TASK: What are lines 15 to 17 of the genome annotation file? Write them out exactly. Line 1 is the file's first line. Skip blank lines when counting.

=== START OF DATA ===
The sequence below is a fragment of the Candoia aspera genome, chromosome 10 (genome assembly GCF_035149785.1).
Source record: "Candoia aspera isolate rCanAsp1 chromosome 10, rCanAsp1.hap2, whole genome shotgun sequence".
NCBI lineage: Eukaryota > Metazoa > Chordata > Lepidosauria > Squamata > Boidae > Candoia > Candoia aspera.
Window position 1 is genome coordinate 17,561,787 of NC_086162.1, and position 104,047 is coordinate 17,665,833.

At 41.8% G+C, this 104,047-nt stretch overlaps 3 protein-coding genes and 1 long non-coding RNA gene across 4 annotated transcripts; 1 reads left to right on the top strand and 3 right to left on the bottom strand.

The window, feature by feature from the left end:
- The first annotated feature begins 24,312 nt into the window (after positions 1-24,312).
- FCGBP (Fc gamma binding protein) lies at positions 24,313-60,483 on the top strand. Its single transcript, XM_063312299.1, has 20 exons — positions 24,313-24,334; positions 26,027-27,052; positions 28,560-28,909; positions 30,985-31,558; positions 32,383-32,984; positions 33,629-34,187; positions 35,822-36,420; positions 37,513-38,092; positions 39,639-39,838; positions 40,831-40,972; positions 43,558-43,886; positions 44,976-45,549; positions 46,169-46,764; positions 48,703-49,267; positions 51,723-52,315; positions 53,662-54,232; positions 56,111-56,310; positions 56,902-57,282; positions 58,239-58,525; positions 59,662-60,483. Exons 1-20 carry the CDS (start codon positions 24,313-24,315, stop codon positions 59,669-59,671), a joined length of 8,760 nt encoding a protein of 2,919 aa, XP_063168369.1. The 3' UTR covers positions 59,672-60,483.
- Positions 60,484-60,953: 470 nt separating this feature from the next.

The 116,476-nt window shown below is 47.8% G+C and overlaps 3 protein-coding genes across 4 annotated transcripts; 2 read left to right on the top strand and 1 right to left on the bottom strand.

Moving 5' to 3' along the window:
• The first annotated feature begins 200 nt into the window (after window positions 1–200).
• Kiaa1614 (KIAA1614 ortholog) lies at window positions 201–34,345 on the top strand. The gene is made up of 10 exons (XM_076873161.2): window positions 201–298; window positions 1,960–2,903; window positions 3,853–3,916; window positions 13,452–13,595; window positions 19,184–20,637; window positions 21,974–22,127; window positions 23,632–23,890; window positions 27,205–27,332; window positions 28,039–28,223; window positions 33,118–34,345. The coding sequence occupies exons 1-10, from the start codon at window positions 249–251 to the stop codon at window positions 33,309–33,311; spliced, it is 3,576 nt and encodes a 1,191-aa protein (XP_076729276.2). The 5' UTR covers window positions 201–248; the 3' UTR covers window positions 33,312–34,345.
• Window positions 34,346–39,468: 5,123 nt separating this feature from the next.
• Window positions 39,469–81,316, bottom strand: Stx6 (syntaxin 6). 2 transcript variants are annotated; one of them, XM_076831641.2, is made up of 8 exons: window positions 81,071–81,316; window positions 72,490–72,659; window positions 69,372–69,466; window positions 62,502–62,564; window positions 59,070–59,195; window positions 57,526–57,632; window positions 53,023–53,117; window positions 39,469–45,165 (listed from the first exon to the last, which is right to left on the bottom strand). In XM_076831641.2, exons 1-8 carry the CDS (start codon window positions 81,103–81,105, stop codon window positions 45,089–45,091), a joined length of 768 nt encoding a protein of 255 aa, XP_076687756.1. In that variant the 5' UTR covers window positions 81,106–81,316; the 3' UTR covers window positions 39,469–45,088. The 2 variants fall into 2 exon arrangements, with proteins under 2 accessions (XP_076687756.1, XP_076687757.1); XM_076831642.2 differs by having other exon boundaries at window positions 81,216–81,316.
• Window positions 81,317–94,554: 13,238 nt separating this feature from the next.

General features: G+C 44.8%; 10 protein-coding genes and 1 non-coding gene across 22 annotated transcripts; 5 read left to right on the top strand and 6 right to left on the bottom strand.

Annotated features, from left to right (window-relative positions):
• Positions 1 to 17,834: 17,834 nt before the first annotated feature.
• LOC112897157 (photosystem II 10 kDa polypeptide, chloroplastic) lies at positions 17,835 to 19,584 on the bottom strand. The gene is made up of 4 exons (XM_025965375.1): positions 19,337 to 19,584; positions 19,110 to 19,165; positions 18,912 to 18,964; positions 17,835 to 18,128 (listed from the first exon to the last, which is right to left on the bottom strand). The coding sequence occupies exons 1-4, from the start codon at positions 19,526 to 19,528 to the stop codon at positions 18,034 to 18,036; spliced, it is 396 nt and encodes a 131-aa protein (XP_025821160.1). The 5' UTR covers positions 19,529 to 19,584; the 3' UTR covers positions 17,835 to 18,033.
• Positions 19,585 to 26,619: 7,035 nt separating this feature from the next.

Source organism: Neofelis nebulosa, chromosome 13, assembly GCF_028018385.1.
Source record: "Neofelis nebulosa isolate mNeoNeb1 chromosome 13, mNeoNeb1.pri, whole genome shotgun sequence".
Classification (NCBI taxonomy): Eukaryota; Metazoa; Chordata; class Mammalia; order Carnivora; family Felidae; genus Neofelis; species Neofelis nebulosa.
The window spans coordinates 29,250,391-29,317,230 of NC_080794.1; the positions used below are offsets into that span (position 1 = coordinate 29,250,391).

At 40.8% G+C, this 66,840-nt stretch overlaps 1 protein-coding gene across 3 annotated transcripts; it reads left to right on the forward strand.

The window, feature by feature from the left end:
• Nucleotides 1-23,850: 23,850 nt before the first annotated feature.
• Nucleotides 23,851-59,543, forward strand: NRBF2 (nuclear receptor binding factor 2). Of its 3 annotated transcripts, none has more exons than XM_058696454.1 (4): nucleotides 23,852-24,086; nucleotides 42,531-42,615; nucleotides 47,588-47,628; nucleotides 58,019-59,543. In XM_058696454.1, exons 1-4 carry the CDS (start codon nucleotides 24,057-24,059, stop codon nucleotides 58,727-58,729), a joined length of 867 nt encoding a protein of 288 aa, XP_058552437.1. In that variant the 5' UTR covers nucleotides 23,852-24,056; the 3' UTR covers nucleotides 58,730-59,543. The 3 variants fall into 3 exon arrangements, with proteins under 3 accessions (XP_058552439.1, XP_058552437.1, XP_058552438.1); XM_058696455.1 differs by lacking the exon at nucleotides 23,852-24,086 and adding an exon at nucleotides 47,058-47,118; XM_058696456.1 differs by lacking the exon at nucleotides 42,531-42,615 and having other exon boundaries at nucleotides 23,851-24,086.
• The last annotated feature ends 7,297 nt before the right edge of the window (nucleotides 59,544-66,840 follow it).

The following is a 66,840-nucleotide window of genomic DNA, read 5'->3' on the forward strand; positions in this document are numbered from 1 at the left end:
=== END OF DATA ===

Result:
• Window positions 39,469–81,316, bottom strand: Stx6 (syntaxin 6). 2 transcript variants are annotated; one of them, XM_076831641.2, is made up of 8 exons: window positions 81,071–81,316; window positions 72,490–72,659; window positions 69,372–69,466; window positions 62,502–62,564; window positions 59,070–59,195; window positions 57,526–57,632; window positions 53,023–53,117; window positions 39,469–45,165 (listed from the first exon to the last, which is right to left on the bottom strand). In XM_076831641.2, exons 1-8 carry the CDS (start codon window positions 81,103–81,105, stop codon window positions 45,089–45,091), a joined length of 768 nt encoding a protein of 255 aa, XP_076687756.1. In that variant the 5' UTR covers window positions 81,106–81,316; the 3' UTR covers window positions 39,469–45,088. The 2 variants fall into 2 exon arrangements, with proteins under 2 accessions (XP_076687756.1, XP_076687757.1); XM_076831642.2 differs by having other exon boundaries at window positions 81,216–81,316.
• Window positions 81,317–94,554: 13,238 nt separating this feature from the next.

General features: G+C 44.8%; 10 protein-coding genes and 1 non-coding gene across 22 annotated transcripts; 5 read left to right on the top strand and 6 right to left on the bottom strand.